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fluticasone (floo-tik-a-sone)

Flovent HFA, Flovent Diskus


Therapeutic: anti-inflammatories (steroidal)

Pharmacologic: corticosteroids


Maintenance and prophylactic treatment of asthma. May decrease requirement for or avoid use of systemic corticosteroids and delay pulmonary damage that occurs from chronic asthma.


Potent, locally acting anti-inflammatory and immune modifier. Therapeutic Effects: Decreases frequency and severity of asthma attacks.

Adverse Reactions/Side Effects

CNS: headache, dizziness. EENT: dysphonia, hoarseness, oropharyngeal fungal infections, nasal stuffiness, rhinorrhea, sinusitis. Resp: bronchospasm, cough, upper respiratory tract infection, wheezing. GI: diarrhea. Endo: adrenal suppression (high-dose, long-term therapy only), decreased growth (in children), Cushing's syndrome. MS: muscle pain. Misc: CHURG-STRAUSS SYNDROME, fever.


Examination and Evaluation

  • Be alert for signs of allergic blood vessel reactions (Churg-Strauss syndrome). Early signs include allergic rhinitis, sinusitis, asthma, or hay fever–like reactions. Symptoms can increase to include fever, skin rash, joint pain, severe pain and numbness (peripheral neuropathy), shortness of breath, coughing up blood, bloody urine, chest pain, arrhythmias, and GI problems (diarrhea, nausea, vomiting, GI bleeding). Notify physician immediately for further evaluation of any signs listed above.

  • Assess pulmonary function periodically by measuring lung volumes, breath sounds, respiratory rate, and other symptoms (wheezing, dyspnea, shortness of breath) (See Appendices I, J, K). Report changes in pulmonary function to help document the effects of drug therapy in treating asthma.

  • Observe for paradoxical bronchospasm (cough, wheezing, dyspnea), especially at higher or excessive doses. If condition occurs, advise patient to withhold medication and notify physician immediately.

  • Assess muscle strength periodically during long-term use. Although inhalation reduces the risk of systemic musculoskeletal damage, some degree of weakness and bone loss may still occur during prolonged, extensive use.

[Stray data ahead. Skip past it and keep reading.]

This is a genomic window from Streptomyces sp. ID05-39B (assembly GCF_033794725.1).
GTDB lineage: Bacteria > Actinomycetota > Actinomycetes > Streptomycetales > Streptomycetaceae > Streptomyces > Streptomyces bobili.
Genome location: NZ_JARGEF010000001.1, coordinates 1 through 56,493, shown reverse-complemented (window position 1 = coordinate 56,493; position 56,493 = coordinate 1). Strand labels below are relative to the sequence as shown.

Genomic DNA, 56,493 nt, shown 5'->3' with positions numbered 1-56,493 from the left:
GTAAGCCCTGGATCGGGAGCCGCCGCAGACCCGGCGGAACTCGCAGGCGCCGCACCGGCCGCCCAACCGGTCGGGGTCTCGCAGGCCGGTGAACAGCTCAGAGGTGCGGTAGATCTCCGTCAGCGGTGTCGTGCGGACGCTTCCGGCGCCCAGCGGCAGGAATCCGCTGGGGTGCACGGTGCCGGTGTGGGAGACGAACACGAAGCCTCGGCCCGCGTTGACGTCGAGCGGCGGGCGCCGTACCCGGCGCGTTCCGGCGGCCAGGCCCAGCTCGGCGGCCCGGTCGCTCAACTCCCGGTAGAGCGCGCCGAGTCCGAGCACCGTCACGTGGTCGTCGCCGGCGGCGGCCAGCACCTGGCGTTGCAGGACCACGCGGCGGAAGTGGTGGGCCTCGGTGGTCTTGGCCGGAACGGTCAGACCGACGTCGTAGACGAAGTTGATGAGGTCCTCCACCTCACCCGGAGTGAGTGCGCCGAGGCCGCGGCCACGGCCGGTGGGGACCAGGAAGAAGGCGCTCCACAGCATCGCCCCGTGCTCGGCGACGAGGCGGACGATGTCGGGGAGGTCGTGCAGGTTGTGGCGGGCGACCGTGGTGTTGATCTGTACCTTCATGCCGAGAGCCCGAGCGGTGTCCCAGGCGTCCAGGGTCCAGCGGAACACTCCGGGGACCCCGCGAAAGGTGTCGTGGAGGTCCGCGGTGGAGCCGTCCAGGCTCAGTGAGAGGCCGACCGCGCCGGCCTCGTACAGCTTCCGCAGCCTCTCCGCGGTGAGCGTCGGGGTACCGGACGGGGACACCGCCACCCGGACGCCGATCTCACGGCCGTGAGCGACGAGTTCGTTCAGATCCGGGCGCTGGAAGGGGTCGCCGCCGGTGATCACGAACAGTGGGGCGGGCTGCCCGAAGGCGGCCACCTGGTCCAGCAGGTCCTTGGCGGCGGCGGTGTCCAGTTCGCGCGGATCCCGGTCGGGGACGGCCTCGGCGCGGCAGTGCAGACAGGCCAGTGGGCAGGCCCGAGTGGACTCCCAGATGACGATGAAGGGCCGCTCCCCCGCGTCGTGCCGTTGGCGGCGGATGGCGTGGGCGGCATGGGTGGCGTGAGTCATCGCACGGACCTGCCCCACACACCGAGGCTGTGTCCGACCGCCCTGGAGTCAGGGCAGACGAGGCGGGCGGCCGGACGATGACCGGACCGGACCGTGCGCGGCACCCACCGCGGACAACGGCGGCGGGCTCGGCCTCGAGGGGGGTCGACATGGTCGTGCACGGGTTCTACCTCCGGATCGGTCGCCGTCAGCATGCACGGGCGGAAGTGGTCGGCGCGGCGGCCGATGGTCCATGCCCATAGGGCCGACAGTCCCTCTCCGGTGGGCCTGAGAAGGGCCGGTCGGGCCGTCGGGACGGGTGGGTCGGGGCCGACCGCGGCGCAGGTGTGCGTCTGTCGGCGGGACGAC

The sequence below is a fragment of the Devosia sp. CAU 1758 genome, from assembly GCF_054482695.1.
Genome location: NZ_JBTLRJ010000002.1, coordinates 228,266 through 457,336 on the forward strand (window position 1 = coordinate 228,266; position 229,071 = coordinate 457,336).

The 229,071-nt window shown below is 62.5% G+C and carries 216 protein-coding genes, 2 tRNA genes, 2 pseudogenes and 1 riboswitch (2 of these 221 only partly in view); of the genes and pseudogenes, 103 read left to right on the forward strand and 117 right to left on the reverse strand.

• Assess any muscle pain to rule out musculoskeletal pathology; that is, try to determine if pain is drug induced rather than caused by anatomic or biomechanical problems.

  • Report signs of adrenal suppression, including hypotension, weight loss, weakness, nausea, vomiting, anorexia, lethargy, confusion, and restlessness.

  • Assess growth rate in children receiving chronic therapy; report delayed or stunted growth to the physician.


  • Implement resistive exercises and weight-bearing activities to minimize muscle wasting and osteoporosis. Use caution to prevent musculoskeletal damage in patients with preexisting muscle and bone loss.

  • Design and implement appropriate aerobic exercise and respiratory muscle–training programs to maintain optimal cardiovascular and pulmonary function. Work with patient and family/caregivers to find forms of exercise (e.g., swimming) that can help improve respiratory function without triggering asthma attacks.

  • Protect skin from breakdown, especially over bony prominences.

Patient/Client-Related Instruction

  • Counsel patient on proper use of metered-dose inhaler or dry-powder inhaler; observe use of the device whenever possible to ensure proper technique.

  • Advise patient not ...

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